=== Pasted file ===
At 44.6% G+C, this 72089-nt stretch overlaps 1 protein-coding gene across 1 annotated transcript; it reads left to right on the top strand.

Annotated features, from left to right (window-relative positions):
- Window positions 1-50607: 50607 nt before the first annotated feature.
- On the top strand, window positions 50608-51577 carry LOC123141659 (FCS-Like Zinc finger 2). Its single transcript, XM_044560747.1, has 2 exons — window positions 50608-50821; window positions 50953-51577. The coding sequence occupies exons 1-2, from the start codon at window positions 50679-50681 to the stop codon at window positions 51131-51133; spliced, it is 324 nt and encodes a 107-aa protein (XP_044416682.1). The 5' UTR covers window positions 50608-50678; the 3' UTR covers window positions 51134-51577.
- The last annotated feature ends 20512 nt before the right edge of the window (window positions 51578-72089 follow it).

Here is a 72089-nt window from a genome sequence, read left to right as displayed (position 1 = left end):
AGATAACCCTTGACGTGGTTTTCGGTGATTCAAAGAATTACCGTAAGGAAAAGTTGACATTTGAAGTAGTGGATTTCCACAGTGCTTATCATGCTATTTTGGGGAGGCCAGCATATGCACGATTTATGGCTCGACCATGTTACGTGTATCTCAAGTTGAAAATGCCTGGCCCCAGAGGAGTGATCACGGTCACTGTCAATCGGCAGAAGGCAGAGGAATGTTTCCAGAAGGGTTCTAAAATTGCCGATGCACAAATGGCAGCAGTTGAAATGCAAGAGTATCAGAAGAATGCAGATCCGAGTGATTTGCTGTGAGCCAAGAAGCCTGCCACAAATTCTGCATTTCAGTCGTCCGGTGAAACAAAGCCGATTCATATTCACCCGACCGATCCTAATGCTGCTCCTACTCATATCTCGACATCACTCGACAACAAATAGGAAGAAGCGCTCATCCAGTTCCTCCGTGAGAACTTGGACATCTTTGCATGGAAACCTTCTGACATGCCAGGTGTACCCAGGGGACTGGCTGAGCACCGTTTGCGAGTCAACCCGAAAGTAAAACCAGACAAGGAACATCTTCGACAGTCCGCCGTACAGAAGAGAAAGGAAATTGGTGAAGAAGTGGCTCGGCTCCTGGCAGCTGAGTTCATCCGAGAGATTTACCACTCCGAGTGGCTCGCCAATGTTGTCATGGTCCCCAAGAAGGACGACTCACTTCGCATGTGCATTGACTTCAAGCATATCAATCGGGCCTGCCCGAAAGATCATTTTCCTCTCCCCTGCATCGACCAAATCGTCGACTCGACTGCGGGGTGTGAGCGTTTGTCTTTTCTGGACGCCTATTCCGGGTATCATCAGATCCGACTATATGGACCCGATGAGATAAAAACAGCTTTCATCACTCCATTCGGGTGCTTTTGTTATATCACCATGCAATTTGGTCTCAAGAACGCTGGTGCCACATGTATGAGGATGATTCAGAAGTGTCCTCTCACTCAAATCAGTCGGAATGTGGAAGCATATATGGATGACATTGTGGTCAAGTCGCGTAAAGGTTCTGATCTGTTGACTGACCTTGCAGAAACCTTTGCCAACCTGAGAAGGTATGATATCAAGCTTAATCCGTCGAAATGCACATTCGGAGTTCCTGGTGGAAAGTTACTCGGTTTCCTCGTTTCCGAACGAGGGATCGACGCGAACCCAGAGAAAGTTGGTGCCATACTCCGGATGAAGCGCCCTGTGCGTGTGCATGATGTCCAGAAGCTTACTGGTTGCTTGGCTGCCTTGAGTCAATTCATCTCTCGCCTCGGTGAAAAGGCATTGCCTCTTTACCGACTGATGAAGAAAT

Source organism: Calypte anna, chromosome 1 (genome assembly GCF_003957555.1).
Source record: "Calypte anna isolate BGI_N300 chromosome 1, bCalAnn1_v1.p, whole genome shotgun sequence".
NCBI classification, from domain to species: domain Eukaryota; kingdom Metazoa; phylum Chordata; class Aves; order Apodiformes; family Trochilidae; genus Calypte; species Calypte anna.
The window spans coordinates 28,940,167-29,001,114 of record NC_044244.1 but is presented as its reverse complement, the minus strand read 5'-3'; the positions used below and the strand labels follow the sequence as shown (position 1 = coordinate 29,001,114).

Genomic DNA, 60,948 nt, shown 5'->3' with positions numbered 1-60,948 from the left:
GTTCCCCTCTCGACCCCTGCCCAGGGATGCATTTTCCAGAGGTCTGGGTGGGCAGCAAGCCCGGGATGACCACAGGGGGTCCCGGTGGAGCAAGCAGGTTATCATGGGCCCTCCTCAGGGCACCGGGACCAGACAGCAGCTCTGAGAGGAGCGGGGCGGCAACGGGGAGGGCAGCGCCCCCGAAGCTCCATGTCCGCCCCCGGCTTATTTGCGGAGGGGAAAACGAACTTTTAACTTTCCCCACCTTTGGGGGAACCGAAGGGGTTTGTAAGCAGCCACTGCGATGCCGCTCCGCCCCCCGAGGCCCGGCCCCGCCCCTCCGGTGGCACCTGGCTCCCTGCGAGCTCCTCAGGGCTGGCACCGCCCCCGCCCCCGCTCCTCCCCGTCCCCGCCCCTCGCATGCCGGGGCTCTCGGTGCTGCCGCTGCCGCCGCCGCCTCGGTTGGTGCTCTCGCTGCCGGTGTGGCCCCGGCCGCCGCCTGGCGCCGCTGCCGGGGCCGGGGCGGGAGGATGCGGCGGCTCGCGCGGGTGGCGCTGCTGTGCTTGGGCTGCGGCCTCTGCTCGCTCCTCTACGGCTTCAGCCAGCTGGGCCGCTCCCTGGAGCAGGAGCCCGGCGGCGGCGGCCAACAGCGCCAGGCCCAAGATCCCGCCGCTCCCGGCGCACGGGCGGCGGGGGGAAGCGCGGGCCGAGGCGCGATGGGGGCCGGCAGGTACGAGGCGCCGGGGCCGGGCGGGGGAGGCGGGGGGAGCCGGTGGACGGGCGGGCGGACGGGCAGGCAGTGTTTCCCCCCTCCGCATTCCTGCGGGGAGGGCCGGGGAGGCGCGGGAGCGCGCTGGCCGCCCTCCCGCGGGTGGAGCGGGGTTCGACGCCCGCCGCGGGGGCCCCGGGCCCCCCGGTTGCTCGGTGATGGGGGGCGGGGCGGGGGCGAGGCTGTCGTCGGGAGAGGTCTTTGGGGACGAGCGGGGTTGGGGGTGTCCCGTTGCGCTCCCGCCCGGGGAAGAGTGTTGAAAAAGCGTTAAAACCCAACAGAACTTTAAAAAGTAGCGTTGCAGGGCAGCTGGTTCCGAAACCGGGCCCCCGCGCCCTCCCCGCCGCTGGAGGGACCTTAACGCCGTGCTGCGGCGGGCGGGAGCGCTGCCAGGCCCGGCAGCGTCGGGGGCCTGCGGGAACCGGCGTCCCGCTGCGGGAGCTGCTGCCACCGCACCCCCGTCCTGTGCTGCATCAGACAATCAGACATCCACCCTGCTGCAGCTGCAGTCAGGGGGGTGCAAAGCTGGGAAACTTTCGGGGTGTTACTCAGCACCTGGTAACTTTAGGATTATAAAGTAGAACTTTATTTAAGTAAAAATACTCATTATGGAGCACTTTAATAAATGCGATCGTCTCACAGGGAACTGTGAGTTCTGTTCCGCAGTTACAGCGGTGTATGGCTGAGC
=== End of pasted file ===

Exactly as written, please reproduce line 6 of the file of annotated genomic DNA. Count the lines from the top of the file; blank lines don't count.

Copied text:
Here is a 72089-nt window from a genome sequence, read left to right as displayed (position 1 = left end):